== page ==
The service life of engine oil depends on many factors, but cold starts, short runs, dusty environments and towing all affect it. The K9K has a single camshaft, eight valves and a maximum oil service life (according to Renault) of 2 years. 12000 miles is the safer choice.
The turbo is also lubricated by the engine oil and it is cheaper to change the oil frequently, than change the turbo at 70,000 miles.
a) The recommended oil for UK use/ temperatures is synthetic Elf 5W30 or 5W40 ACEA C3. Your Dacia dealer will supply it, or you can use the Renault recommended grades from Castrol or other makers. The Castrol UK recommended oil is EDGE 5W-30 LL or Magnatec 5W-30 C3.
b ) Some owners like to change the engine oil more frequently than 12000 miles, and these interim oil changes can be made through the engine oil filler cap, which on the K9K contains the dipstick tube. You can change the oil filter too, but there will usually be no need until 12000 miles, unless you want to cut the filter open to check for engine wear.
c) A useful interim oil change period is 6 months or six thousand miles. The 3000 mile periods loved by some Americans dates back to the times of older engines, and doesn't have too much relevance for the K9K DPF engine.
d) Dipstick oil suction pumps come in manual and electric types. The cheaper manual ones have plastic tubing which fits down the dipstick tube, others such as Pela, use a 6mm spiral wound metal tube. The metal tubes are slightly easier to use, though plastic tubes can be adapted to take 6mm plastic tubes from aqaurium suppliers. The metal spiral tubes, which look like curtain wire for net curtains, are much easier to use as they provide good feedback when the end of the tube hits the bottom of the sump.
Suction pumps tend to hold 4 litres of used oil, which is about right for a K9K pump-out.
e) First, you'll need an empty container of about 4.5+ litres to take the old oil, and 4.5 litres of the correct oil before you start. A couple of old rags will be needed for the drips.
f) The technique is to warm the engine, then turn it off and wait ten minutes for oil to drain down in to the sump.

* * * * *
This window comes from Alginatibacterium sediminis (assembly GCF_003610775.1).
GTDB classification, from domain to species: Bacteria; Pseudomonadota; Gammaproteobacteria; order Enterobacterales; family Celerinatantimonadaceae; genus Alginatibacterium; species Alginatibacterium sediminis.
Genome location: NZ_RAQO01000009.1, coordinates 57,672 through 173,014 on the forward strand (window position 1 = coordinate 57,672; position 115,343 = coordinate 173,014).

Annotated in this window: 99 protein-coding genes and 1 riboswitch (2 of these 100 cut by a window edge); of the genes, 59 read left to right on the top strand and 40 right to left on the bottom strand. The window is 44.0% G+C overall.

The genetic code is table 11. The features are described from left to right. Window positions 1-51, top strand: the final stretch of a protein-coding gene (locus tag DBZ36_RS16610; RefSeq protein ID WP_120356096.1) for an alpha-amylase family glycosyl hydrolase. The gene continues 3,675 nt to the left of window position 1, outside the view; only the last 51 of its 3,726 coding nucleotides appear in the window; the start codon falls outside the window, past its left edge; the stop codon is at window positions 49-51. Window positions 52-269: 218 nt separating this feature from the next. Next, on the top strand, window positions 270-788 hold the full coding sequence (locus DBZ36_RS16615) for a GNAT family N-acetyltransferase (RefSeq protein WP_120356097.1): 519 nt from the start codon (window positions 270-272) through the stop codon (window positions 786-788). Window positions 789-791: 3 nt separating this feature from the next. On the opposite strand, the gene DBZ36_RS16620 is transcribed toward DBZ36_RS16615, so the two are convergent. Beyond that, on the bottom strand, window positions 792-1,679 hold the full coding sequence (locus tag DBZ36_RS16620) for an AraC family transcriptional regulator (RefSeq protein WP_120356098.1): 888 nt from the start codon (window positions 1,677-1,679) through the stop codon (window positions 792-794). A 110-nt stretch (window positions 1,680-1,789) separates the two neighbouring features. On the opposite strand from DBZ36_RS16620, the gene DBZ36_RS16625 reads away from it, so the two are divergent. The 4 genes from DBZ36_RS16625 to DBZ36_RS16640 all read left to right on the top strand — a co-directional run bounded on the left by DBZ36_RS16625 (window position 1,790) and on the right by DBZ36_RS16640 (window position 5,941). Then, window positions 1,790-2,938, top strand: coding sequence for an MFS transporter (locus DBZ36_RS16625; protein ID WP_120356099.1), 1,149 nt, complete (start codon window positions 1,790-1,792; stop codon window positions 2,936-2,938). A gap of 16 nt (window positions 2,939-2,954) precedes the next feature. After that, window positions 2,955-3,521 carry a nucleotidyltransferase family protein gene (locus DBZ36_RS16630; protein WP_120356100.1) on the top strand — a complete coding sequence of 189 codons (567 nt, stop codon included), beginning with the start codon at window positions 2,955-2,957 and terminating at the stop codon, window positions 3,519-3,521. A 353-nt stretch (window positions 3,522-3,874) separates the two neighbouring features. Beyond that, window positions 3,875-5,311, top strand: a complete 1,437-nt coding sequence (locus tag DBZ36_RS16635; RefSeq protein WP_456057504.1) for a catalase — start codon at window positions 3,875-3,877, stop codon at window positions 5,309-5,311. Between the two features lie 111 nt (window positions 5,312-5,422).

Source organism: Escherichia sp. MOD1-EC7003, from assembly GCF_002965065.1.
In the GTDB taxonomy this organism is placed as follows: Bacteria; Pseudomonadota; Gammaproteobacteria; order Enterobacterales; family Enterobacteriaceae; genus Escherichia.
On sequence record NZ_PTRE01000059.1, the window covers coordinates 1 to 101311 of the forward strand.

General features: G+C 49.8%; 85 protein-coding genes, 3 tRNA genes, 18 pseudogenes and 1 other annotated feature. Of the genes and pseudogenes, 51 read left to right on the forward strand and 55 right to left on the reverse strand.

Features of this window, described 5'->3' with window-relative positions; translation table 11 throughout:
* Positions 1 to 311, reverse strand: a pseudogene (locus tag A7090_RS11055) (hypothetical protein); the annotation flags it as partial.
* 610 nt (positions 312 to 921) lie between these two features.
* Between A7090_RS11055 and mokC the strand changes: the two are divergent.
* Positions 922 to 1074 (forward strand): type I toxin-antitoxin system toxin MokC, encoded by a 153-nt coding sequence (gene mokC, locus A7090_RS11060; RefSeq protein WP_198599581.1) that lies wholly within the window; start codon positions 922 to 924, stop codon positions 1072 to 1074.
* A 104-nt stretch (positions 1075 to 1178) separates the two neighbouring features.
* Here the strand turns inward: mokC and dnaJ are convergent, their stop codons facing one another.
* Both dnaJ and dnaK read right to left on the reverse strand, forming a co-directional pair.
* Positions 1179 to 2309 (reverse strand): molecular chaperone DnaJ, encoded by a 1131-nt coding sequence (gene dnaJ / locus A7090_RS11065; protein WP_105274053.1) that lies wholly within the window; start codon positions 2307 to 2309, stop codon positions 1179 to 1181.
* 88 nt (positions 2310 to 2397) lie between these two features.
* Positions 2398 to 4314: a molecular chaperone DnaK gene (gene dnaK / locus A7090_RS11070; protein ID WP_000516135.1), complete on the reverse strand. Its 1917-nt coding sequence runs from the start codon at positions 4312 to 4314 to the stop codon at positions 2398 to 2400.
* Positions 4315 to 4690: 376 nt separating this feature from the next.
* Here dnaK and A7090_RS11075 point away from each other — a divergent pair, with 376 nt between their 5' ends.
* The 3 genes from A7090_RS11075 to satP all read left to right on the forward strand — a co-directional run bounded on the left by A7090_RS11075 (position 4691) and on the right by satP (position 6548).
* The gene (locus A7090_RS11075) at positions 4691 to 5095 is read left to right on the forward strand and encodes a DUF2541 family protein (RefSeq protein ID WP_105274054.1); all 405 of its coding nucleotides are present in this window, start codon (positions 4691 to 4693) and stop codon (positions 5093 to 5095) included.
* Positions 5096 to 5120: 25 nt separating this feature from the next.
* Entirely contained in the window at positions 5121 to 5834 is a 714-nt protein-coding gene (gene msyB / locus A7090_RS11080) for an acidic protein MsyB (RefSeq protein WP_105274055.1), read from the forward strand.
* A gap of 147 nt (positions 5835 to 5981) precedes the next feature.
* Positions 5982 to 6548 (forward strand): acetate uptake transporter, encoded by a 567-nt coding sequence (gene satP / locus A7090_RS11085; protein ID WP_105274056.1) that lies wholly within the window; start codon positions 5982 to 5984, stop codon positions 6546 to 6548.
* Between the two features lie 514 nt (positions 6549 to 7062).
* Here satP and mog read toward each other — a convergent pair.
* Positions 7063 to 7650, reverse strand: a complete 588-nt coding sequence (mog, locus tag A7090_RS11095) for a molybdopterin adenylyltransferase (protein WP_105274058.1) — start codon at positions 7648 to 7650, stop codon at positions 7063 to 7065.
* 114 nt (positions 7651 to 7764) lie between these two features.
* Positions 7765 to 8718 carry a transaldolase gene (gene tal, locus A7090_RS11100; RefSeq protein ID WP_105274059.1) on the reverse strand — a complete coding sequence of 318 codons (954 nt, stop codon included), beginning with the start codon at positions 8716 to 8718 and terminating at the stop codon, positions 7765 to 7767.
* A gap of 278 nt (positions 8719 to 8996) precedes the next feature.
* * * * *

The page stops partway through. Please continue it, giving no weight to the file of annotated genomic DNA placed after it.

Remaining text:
Using a dipstick pump
1) The pump tube is gently fed down the dipstick hole until it just touches the bottom of the sump. The engine oil is pumped out with the suction pump until gurgling noises are heard, then the sump is empty.
It takes about five minutes, with gently continuous pumping to keep the oil flow going.
2) If you push the tube too far, it will curl above the oil level, and only air will come out. When the sump is empty, the tube will make a gurgling sound, and flow will stop. If you want to abort the pump out quickly, raise the suction from the dipstick tube.
3) Refill the engine oil with 3.5 litres of fresh oil, then add a little more, slowly, checking the dipstick each time. Don't add more than you have pumped out. Fill to the half way mark on the dipstick, run the engine, let it cool, then check again.
4) Overfilling is bad for some modern engines; it increases crank-case pressure and can lead to foaming, which beats air into the oil, reducing its protection. So take some care when you refill.
5) The old oil is poured into the empty container. Most council refuse-dumps have a used oil tank. You might be able to take the pump bottle to the dump and empty it yourself, but many dumps now insist on checking the container for petrol waste, and ask you to leave the container.
i) This technique does not get out all the old oil as some is left in the oil galleries and oil filter, but will pull out about 4 litres.
ii) It is used very often for marine engines, where there is often no access to the sump drain plug without lifting the engine.
iii) Amazon carries the cheaper Silverline pump, which might need some extra 6mm tubing, or the more expensive Pela pump, which comes with a metal 6mm tube for the dipstick tube.